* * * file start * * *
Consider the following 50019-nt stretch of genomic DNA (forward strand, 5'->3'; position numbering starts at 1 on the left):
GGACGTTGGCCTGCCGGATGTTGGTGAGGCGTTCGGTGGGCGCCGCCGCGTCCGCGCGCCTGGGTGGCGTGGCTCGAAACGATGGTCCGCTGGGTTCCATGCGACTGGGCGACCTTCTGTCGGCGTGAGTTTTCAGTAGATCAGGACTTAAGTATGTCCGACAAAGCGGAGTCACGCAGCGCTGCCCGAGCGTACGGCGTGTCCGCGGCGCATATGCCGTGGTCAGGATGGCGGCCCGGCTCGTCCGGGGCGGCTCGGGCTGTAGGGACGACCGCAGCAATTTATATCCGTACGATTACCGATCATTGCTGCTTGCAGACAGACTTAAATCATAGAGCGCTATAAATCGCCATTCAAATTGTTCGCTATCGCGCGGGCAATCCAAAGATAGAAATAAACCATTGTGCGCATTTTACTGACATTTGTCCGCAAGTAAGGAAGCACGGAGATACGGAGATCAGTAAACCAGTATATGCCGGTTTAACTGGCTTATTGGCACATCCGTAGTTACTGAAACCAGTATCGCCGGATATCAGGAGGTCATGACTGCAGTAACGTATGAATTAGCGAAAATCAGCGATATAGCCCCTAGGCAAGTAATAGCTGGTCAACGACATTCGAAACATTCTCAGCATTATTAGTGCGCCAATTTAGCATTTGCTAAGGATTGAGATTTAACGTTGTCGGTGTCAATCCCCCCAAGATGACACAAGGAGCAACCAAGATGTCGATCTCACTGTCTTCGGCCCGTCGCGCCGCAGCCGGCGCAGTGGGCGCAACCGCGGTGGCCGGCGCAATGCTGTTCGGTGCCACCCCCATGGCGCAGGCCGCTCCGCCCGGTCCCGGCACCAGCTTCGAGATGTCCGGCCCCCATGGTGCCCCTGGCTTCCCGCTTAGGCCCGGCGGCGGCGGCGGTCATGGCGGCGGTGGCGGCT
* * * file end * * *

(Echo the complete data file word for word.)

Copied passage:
Consider the following 50019-nt stretch of genomic DNA (forward strand, 5'->3'; position numbering starts at 1 on the left):
GGACGTTGGCCTGCCGGATGTTGGTGAGGCGTTCGGTGGGCGCCGCCGCGTCCGCGCGCCTGGGTGGCGTGGCTCGAAACGATGGTCCGCTGGGTTCCATGCGACTGGGCGACCTTCTGTCGGCGTGAGTTTTCAGTAGATCAGGACTTAAGTATGTCCGACAAAGCGGAGTCACGCAGCGCTGCCCGAGCGTACGGCGTGTCCGCGGCGCATATGCCGTGGTCAGGATGGCGGCCCGGCTCGTCCGGGGCGGCTCGGGCTGTAGGGACGACCGCAGCAATTTATATCCGTACGATTACCGATCATTGCTGCTTGCAGACAGACTTAAATCATAGAGCGCTATAAATCGCCATTCAAATTGTTCGCTATCGCGCGGGCAATCCAAAGATAGAAATAAACCATTGTGCGCATTTTACTGACATTTGTCCGCAAGTAAGGAAGCACGGAGATACGGAGATCAGTAAACCAGTATATGCCGGTTTAACTGGCTTATTGGCACATCCGTAGTTACTGAAACCAGTATCGCCGGATATCAGGAGGTCATGACTGCAGTAACGTATGAATTAGCGAAAATCAGCGATATAGCCCCTAGGCAAGTAATAGCTGGTCAACGACATTCGAAACATTCTCAGCATTATTAGTGCGCCAATTTAGCATTTGCTAAGGATTGAGATTTAACGTTGTCGGTGTCAATCCCCCCAAGATGACACAAGGAGCAACCAAGATGTCGATCTCACTGTCTTCGGCCCGTCGCGCCGCAGCCGGCGCAGTGGGCGCAACCGCGGTGGCCGGCGCAATGCTGTTCGGTGCCACCCCCATGGCGCAGGCCGCTCCGCCCGGTCCCGGCACCAGCTTCGAGATGTCCGGCCCCCATGGTGCCCCTGGCTTCCCGCTTAGGCCCGGCGGCGGCGGCGGTCATGGCGGCGGTGGCGGCT